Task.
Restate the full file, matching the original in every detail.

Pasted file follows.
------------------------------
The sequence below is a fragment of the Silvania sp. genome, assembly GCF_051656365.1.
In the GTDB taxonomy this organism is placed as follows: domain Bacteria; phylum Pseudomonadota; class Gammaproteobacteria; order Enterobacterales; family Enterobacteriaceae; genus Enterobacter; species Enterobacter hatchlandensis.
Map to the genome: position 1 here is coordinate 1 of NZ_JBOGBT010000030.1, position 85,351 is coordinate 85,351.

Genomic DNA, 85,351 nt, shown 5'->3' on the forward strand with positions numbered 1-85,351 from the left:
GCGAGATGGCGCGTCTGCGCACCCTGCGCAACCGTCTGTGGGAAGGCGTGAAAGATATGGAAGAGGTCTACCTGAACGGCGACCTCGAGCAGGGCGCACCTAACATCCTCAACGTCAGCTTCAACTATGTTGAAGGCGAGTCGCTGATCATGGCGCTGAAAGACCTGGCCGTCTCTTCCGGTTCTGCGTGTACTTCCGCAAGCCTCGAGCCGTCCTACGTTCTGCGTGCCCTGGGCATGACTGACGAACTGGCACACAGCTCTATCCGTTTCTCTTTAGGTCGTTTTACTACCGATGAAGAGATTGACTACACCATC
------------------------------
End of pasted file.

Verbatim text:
The sequence below is a fragment of the Silvania sp. genome, assembly GCF_051656365.1.
In the GTDB taxonomy this organism is placed as follows: domain Bacteria; phylum Pseudomonadota; class Gammaproteobacteria; order Enterobacterales; family Enterobacteriaceae; genus Enterobacter; species Enterobacter hatchlandensis.
Map to the genome: position 1 here is coordinate 1 of NZ_JBOGBT010000030.1, position 85,351 is coordinate 85,351.

Genomic DNA, 85,351 nt, shown 5'->3' on the forward strand with positions numbered 1-85,351 from the left:
GCGAGATGGCGCGTCTGCGCACCCTGCGCAACCGTCTGTGGGAAGGCGTGAAAGATATGGAAGAGGTCTACCTGAACGGCGACCTCGAGCAGGGCGCACCTAACATCCTCAACGTCAGCTTCAACTATGTTGAAGGCGAGTCGCTGATCATGGCGCTGAAAGACCTGGCCGTCTCTTCCGGTTCTGCGTGTACTTCCGCAAGCCTCGAGCCGTCCTACGTTCTGCGTGCCCTGGGCATGACTGACGAACTGGCACACAGCTCTATCCGTTTCTCTTTAGGTCGTTTTACTACCGATGAAGAGATTGACTACACCATC